16. Lunar Surface Reactor Shielding Study

    International Nuclear Information System (INIS)

    Kang, Shawn; McAlpine, William; Lipinski, Ronald

    2006-01-01

    A nuclear reactor system could provide power to support long term human exploration of the moon. Such a system would require shielding to protect astronauts from its emitted radiations. Shielding studies have been performed for a Gas Cooled Reactor system because it is considered to be the most suitable nuclear reactor system available for lunar exploration, based on its tolerance of oxidizing lunar regolith and its good conversion efficiency. The goals of the shielding studies were to determine a material shielding configuration that reduces the dose (rem) to the required level in order to protect astronauts, and to estimate the mass of regolith that would provide an equivalent protective effect if it were used as the shielding material. All calculations were performed using MCNPX, a Monte Carlo transport code. Lithium hydride must be kept between 600 K and 700 K to prevent excessive swelling from large amounts of gamma or neutron irradiation. The issue is that radiation damage causes separation of the lithium and the hydrogen, resulting in lithium metal and hydrogen gas. The proposed design uses a layer of B4C to reduce the combined neutron and gamma dose to below 0.5Grads before the LiH is introduced. Below 0.5Grads the swelling in LiH is small (less than about 1%) for all temperatures. This approach causes the shield to be heavier than if the B4C were replaced by LiH, but it makes the shield much more robust and reliable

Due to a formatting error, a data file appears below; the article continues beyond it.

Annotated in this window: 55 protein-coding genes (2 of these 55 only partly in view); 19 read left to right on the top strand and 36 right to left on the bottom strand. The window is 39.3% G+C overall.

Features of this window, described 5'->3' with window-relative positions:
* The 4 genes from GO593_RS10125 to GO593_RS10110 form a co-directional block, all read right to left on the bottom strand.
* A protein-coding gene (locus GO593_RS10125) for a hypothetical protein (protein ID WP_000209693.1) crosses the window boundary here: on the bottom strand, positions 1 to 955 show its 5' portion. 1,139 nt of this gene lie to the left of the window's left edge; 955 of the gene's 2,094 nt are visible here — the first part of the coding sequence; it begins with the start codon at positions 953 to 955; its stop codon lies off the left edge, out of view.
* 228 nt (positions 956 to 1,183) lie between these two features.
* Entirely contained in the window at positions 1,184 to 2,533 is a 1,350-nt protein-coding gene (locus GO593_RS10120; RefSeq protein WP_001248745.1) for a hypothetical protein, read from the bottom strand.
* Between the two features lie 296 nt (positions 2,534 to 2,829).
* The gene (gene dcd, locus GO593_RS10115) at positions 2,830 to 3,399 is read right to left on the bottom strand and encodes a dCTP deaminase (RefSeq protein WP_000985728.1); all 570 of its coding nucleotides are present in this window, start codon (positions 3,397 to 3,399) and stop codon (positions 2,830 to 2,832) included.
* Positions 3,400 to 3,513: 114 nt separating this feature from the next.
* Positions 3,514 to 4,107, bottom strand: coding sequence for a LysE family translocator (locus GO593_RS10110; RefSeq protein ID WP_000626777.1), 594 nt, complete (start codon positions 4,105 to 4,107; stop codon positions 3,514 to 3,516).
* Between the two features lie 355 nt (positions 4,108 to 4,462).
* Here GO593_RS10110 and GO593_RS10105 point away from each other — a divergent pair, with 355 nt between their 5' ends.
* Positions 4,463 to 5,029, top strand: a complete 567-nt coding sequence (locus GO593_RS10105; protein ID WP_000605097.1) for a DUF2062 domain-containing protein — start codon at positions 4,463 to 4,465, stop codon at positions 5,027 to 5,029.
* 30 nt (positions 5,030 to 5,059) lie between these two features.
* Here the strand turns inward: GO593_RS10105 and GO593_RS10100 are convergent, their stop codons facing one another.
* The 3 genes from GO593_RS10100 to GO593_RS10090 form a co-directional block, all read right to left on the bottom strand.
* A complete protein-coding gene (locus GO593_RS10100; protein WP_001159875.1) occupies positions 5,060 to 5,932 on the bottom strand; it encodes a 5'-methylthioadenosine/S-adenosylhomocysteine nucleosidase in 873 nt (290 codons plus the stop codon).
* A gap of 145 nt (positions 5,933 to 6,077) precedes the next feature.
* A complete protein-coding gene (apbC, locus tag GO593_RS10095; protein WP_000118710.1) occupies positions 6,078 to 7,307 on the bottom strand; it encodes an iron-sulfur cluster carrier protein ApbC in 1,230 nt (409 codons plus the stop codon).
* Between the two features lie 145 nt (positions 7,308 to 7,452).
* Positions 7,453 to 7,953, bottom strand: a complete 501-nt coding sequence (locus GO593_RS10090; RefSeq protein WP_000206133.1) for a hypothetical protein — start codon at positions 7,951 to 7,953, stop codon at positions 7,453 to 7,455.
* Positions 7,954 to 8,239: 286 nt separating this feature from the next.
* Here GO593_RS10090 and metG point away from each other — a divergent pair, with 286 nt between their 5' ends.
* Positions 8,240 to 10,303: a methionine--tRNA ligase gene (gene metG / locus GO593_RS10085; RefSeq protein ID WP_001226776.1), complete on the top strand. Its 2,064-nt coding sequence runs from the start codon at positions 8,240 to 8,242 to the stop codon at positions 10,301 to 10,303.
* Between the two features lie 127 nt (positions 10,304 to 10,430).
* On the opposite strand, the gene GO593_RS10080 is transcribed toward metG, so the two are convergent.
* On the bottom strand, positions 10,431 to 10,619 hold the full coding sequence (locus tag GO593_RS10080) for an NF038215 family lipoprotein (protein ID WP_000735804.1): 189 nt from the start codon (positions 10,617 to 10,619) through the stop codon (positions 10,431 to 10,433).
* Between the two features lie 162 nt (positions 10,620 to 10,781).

17. Presentations from the 1992 Coal Mining Impoundment Informational Meeting

    Energy Technology Data Exchange (ETDEWEB)

    1993-12-31